3. Some people are just going to be horrible to you, no matter how much you try to be kind to them
A controversial topic at the moment in my life, (as you probably would have seen, I had to take down my ‘Friendship Heartbreak’ post due to nasty words being said) but one that has taught me one heck of an important lesson. Throughout my life I have always tried to be the most supportive friend, the one that I needed back in the day when I was badly bullied. I don’t talk about it much but I was really badly bullied in primary school (mostly about how I was overweight at the time) and people saw my kindness for others as a spot of vulnerability, using it to cruelly bully me. I won’t go into detail right now but that time in my life has had a massive impact on how I see people. Sure, I could’ve stopped being kind but that’s not the person I want to be so I flipped the situation. I thought about what little Lizzie would’ve needed in a friend and from then on I’ve always tried to be that person. The one you can rely on, the one who will never give up on you, the one who will support you through anything and everything. Unfortunately, with this comes the (unconscious) assumption that other people will be that friend to you. As I’ve learnt over this year this is definitely not the case. As with my old friend, she gave up on me because of my mental health, and another situation with a girl of the blogging world who would just make me out to be a horrible individual with malicious intentions, ‘copying her’ amongst other accusations, despite me always trying to be supportive and completely honest with her. In these situations it’s important to find the good- in my ‘offline’ life (Sabs, Rach, Tal, Ella, Steph, Grace- I love you gals so much) and in my ‘online’ life (Nat, Em (especially!), Madden, Grace (a new favourite!), and all the other lovely girls that comment and message me such lovely things- you guys are rays of sunshine which makes this journey way more fun!). Anyway, the lesson I’ve learnt from these experiences is that no matter how many chances you give people to be nice to you, some people will just repeatedly hurt you and it’s important to recognise that it’s not your problem, it’s theirs, and if they can’t see your good intentions then that’s their loss! I think it’s important that if anyone ever is horrible, to firstly try and see it from their point of view. If there is no logical or remotely good-intentioned reason why they are being mean, cut them out and keep your head up- remember, ‘not everyone you want deserves you’.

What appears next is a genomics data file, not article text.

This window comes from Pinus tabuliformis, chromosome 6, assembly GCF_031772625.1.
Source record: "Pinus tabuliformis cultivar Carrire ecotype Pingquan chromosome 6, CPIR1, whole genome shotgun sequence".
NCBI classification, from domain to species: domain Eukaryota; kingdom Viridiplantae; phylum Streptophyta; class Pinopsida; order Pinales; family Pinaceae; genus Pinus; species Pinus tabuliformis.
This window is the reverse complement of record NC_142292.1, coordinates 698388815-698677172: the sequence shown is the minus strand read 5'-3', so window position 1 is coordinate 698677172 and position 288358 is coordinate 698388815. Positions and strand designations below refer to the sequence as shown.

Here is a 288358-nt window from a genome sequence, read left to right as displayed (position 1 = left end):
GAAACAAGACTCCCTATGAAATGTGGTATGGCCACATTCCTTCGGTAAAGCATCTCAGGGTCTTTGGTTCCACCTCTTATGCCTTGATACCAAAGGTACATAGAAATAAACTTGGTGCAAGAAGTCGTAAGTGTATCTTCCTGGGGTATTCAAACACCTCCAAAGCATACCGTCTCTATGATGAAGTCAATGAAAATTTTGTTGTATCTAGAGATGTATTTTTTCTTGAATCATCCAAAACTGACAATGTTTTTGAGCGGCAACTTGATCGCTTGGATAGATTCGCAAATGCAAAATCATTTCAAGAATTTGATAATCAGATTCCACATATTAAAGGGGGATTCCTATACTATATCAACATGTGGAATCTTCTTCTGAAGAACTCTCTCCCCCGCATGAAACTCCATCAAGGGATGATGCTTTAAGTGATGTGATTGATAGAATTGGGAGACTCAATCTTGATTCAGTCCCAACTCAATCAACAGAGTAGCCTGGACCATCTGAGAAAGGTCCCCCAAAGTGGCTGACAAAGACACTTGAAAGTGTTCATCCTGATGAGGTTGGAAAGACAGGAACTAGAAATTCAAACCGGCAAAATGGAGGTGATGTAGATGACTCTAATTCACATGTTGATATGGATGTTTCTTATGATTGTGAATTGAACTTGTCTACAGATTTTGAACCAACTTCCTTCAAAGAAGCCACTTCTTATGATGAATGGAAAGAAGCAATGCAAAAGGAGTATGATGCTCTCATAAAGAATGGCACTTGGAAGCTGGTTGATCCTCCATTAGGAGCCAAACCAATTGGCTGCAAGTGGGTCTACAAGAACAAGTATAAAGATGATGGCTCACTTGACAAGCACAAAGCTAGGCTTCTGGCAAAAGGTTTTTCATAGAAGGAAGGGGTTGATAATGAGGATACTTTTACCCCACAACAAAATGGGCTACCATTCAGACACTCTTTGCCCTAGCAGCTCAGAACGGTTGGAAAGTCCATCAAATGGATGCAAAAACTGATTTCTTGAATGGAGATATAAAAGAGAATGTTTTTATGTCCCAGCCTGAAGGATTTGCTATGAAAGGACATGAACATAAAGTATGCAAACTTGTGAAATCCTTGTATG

4. Look after yourself, buy the pretty dress and eat the damn cake!